OROONOKO, BY APHRA BEHN.

It is delightful to talk about one’s favorite books, and occasionally Dr. Boli has the opportunity to do just that at some length, with nobody stopping him, for Serif Press editions of classic works of the past. The latest addition to the catalogue is Aphra Behn’s short novel Oroonoko: or, the Royal Slave, with an introduction by H. Albertus Boli. This is one of the many books often pointed out as the “first novel in English,” though it is of course useless to identify which is the first novel in English until one can get literary critics to agree on a definition of “novel,” and getting literary critics to agree on anything requires chairs and whips. Further­more, there is some question as to whether the book is fiction at all; like all fictions of the era, it claims to be a true story, but then all true stories of the era also claim to be true stories.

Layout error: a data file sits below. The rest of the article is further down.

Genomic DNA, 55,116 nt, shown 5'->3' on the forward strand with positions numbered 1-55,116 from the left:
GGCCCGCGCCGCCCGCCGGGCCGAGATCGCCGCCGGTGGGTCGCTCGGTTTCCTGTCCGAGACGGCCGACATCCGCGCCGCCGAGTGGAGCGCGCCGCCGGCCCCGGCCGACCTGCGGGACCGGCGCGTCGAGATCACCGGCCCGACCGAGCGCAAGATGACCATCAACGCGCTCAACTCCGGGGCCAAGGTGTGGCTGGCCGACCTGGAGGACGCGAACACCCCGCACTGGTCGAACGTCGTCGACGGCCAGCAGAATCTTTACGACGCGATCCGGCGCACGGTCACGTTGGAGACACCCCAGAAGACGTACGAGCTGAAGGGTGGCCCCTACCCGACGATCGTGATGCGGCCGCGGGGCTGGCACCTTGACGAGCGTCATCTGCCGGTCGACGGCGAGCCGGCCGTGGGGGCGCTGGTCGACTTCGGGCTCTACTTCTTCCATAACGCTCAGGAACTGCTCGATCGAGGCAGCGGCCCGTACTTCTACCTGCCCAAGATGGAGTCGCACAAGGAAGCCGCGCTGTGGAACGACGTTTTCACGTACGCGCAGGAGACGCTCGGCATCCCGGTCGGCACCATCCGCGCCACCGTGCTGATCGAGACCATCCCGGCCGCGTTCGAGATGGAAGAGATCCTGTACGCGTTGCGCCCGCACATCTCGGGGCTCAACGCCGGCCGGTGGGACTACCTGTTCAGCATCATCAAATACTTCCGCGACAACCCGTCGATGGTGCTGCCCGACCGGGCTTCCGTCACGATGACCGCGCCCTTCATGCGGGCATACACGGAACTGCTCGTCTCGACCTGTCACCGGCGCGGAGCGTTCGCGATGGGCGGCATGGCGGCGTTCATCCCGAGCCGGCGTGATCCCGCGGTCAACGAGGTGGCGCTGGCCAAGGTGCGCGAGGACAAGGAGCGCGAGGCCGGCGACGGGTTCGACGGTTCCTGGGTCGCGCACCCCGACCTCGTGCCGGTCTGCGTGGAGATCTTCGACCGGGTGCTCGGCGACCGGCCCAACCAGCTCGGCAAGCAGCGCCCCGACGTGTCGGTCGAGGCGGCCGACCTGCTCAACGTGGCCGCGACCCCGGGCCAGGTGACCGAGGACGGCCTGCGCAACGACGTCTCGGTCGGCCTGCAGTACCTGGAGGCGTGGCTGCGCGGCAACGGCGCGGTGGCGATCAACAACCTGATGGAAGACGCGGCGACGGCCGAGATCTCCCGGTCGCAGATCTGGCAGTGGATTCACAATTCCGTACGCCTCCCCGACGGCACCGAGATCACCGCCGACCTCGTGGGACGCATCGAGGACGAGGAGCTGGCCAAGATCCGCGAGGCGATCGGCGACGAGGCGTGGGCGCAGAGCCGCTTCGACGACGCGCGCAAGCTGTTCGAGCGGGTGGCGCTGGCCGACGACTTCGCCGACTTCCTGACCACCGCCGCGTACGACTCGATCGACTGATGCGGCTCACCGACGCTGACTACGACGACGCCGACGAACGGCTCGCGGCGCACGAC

Here, at any rate, is Dr. Boli’s introduction, reprinted by permission from the Serif Press edition of Oroonoko. And if you think the book is some­thing you might like to read, you might wish to invest a few dollars in an attractively printed paperback edition.

The question everyone wants to ask about Oroonoko is whether it is, as the original title page says, a true history, or whether it is a work of fic­tion. This is, however, a question we shall probably never be able to answer, and the reason is that the same question can be asked about the life of the author—and never successfully answered.

No one knows who Aphra Behn was. This is quite an accomplishment on her part. She was a famous woman in her time. Her plays were hits on the stage. She was a great wit in a civilization of great wits. At a time when cleverness was more respected than perhaps at any other time in English history, the word “ingenious” belonged to her; it was her personal prop­erty, and to the world at large she was “The Ingenious Mrs. Aphra Behn.” Naturally, people wanted to know who she was and where she came from. And she told them.

But she does not seem to have told any one consistent story. There are at least half a dozen different accounts of her birth and parentage. Even her birth name is unknown—or, to put it another way, several different birth names are known for her. In every tale she told, she seems to have poured truth and fiction into a big pot and stirred them around until they were so thoroughly mixed that no one could ever sort them out again.